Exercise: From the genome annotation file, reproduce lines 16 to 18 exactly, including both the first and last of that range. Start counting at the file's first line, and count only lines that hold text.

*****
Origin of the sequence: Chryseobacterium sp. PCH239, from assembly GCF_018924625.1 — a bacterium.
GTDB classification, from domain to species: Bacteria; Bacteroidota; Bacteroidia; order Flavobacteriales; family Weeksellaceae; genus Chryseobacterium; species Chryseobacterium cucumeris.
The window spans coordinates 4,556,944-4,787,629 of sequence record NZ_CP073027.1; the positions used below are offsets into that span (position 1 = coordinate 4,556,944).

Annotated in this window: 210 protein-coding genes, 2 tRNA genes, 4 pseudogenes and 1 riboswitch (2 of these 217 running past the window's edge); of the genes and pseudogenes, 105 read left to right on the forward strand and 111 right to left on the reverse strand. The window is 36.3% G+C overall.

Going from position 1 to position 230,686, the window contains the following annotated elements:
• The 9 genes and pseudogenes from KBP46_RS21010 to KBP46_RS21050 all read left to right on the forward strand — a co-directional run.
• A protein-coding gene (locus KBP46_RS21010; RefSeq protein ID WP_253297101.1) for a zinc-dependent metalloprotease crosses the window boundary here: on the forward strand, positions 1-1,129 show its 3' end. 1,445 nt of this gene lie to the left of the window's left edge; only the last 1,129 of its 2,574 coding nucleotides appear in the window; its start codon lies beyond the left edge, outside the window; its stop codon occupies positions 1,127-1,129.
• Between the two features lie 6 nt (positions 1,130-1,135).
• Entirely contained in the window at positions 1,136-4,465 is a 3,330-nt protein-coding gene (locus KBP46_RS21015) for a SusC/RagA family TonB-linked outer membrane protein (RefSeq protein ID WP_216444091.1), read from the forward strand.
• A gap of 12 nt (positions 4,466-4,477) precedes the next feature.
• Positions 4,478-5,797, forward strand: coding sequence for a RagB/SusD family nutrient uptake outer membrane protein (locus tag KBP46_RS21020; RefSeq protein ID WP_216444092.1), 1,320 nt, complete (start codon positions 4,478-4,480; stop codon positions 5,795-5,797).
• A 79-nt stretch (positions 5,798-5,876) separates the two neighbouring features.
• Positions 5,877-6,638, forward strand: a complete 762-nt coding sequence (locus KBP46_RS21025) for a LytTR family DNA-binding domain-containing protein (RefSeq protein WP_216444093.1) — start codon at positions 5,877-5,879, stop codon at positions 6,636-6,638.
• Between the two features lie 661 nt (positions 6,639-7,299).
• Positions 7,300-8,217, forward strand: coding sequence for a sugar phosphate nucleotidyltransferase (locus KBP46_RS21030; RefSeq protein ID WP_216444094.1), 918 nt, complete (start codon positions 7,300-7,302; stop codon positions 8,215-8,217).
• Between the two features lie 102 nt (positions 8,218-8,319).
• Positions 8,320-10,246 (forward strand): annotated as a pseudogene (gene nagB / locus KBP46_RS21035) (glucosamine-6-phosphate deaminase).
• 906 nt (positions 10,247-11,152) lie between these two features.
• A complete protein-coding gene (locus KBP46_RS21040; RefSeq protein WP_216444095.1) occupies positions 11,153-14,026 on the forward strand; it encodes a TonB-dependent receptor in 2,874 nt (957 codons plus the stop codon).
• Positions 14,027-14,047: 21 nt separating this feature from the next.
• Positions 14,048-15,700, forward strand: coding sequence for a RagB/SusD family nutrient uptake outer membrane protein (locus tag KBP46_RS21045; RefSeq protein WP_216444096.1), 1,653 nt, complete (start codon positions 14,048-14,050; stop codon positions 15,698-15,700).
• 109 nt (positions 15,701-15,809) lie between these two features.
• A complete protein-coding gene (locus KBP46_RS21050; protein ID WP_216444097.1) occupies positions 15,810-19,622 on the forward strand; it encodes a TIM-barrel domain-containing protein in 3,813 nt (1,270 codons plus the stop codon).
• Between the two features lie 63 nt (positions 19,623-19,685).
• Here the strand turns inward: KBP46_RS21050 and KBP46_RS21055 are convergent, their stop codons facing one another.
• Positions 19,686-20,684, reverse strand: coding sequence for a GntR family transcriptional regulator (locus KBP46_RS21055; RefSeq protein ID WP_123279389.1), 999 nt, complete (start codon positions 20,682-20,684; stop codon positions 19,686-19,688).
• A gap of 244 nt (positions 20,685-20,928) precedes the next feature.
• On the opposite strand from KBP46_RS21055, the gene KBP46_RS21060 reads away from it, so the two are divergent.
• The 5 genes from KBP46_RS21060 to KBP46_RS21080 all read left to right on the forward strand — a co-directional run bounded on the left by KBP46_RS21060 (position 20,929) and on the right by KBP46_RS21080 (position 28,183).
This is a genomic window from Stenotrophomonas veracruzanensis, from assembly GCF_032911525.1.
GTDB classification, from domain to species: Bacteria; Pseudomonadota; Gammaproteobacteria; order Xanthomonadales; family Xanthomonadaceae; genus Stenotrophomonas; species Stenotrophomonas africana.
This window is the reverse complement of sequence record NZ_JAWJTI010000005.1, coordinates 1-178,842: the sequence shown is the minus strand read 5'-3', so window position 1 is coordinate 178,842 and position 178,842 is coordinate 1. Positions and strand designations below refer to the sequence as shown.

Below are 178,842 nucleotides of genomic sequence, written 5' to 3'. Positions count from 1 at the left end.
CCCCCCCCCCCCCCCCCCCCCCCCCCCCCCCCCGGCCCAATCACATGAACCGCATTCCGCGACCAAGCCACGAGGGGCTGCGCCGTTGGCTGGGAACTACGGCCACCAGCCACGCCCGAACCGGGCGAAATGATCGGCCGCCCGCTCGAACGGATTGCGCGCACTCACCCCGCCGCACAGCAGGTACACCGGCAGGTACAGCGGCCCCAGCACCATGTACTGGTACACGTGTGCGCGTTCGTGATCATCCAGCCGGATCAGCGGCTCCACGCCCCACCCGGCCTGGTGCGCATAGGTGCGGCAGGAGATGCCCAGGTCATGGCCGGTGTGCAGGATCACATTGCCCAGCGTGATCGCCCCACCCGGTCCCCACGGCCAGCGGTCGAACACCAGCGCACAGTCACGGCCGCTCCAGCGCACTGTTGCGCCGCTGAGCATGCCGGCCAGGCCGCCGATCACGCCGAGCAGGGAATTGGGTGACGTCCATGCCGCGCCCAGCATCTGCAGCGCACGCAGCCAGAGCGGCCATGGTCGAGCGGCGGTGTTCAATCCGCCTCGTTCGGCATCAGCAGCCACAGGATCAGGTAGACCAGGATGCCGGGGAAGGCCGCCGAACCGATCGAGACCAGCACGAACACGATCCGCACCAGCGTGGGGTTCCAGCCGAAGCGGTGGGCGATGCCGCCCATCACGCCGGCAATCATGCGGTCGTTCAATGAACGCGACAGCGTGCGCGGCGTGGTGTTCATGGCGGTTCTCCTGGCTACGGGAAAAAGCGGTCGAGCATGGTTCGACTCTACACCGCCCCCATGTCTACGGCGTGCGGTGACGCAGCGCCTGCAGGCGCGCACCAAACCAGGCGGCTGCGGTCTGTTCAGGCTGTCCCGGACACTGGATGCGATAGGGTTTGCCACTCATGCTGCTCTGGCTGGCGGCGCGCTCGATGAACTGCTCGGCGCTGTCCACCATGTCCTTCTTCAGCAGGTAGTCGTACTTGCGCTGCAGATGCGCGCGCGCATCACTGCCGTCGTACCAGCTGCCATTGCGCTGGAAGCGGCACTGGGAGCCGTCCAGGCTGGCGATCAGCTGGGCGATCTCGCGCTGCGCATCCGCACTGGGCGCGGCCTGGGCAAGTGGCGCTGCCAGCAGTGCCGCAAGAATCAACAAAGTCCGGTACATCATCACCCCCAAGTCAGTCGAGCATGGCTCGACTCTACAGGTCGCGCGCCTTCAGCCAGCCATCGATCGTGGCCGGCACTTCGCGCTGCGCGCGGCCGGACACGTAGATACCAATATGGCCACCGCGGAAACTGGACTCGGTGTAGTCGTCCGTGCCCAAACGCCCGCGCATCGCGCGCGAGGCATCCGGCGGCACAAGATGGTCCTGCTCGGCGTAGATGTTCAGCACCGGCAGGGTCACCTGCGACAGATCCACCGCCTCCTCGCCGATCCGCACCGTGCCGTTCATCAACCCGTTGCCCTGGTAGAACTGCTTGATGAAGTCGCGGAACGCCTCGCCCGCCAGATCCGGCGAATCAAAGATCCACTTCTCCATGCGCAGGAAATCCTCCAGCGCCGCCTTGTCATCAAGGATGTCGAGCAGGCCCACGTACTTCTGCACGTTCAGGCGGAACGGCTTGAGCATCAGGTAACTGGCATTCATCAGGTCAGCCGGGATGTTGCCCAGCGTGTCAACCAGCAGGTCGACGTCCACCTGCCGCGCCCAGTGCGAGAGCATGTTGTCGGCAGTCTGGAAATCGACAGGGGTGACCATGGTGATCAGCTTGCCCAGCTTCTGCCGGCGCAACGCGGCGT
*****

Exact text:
• Between the two features lie 102 nt (positions 8,218-8,319).
• Positions 8,320-10,246 (forward strand): annotated as a pseudogene (gene nagB / locus KBP46_RS21035) (glucosamine-6-phosphate deaminase).
• 906 nt (positions 10,247-11,152) lie between these two features.